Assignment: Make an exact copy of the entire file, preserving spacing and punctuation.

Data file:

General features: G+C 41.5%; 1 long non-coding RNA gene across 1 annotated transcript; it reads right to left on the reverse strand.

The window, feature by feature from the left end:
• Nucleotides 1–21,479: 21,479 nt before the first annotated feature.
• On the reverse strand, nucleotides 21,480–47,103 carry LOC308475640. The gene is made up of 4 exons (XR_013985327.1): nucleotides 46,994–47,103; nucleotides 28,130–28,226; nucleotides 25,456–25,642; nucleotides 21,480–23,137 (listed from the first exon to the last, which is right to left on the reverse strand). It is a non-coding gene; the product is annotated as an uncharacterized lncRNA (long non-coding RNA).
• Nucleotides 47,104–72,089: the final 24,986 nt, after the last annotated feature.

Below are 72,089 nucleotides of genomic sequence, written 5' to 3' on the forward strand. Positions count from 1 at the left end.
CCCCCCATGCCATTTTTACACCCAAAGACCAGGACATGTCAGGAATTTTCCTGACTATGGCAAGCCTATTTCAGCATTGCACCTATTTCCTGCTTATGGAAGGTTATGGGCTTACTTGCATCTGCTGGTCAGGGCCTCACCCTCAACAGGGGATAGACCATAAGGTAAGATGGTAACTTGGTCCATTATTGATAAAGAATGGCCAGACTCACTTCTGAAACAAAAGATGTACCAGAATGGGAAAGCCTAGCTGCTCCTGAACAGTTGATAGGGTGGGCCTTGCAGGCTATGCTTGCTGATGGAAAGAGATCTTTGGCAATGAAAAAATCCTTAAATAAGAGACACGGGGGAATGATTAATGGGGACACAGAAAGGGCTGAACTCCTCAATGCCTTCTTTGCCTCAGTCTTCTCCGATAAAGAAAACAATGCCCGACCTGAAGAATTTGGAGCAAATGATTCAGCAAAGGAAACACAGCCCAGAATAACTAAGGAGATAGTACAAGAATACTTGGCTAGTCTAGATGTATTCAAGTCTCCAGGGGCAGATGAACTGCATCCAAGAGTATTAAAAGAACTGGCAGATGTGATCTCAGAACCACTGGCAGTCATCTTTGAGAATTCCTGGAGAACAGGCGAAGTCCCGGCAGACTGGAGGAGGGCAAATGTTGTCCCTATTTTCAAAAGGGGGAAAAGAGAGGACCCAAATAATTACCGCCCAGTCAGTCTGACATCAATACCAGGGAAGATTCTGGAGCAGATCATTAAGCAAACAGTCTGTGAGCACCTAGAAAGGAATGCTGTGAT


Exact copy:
General features: G+C 41.5%; 1 long non-coding RNA gene across 1 annotated transcript; it reads right to left on the reverse strand.

The window, feature by feature from the left end:
• Nucleotides 1–21,479: 21,479 nt before the first annotated feature.
• On the reverse strand, nucleotides 21,480–47,103 carry LOC308475640. The gene is made up of 4 exons (XR_013985327.1): nucleotides 46,994–47,103; nucleotides 28,130–28,226; nucleotides 25,456–25,642; nucleotides 21,480–23,137 (listed from the first exon to the last, which is right to left on the reverse strand). It is a non-coding gene; the product is annotated as an uncharacterized lncRNA (long non-coding RNA).
• Nucleotides 47,104–72,089: the final 24,986 nt, after the last annotated feature.

Below are 72,089 nucleotides of genomic sequence, written 5' to 3' on the forward strand. Positions count from 1 at the left end.
CCCCCCATGCCATTTTTACACCCAAAGACCAGGACATGTCAGGAATTTTCCTGACTATGGCAAGCCTATTTCAGCATTGCACCTATTTCCTGCTTATGGAAGGTTATGGGCTTACTTGCATCTGCTGGTCAGGGCCTCACCCTCAACAGGGGATAGACCATAAGGTAAGATGGTAACTTGGTCCATTATTGATAAAGAATGGCCAGACTCACTTCTGAAACAAAAGATGTACCAGAATGGGAAAGCCTAGCTGCTCCTGAACAGTTGATAGGGTGGGCCTTGCAGGCTATGCTTGCTGATGGAAAGAGATCTTTGGCAATGAAAAAATCCTTAAATAAGAGACACGGGGGAATGATTAATGGGGACACAGAAAGGGCTGAACTCCTCAATGCCTTCTTTGCCTCAGTCTTCTCCGATAAAGAAAACAATGCCCGACCTGAAGAATTTGGAGCAAATGATTCAGCAAAGGAAACACAGCCCAGAATAACTAAGGAGATAGTACAAGAATACTTGGCTAGTCTAGATGTATTCAAGTCTCCAGGGGCAGATGAACTGCATCCAAGAGTATTAAAAGAACTGGCAGATGTGATCTCAGAACCACTGGCAGTCATCTTTGAGAATTCCTGGAGAACAGGCGAAGTCCCGGCAGACTGGAGGAGGGCAAATGTTGTCCCTATTTTCAAAAGGGGGAAAAGAGAGGACCCAAATAATTACCGCCCAGTCAGTCTGACATCAATACCAGGGAAGATTCTGGAGCAGATCATTAAGCAAACAGTCTGTGAGCACCTAGAAAGGAATGCTGTGAT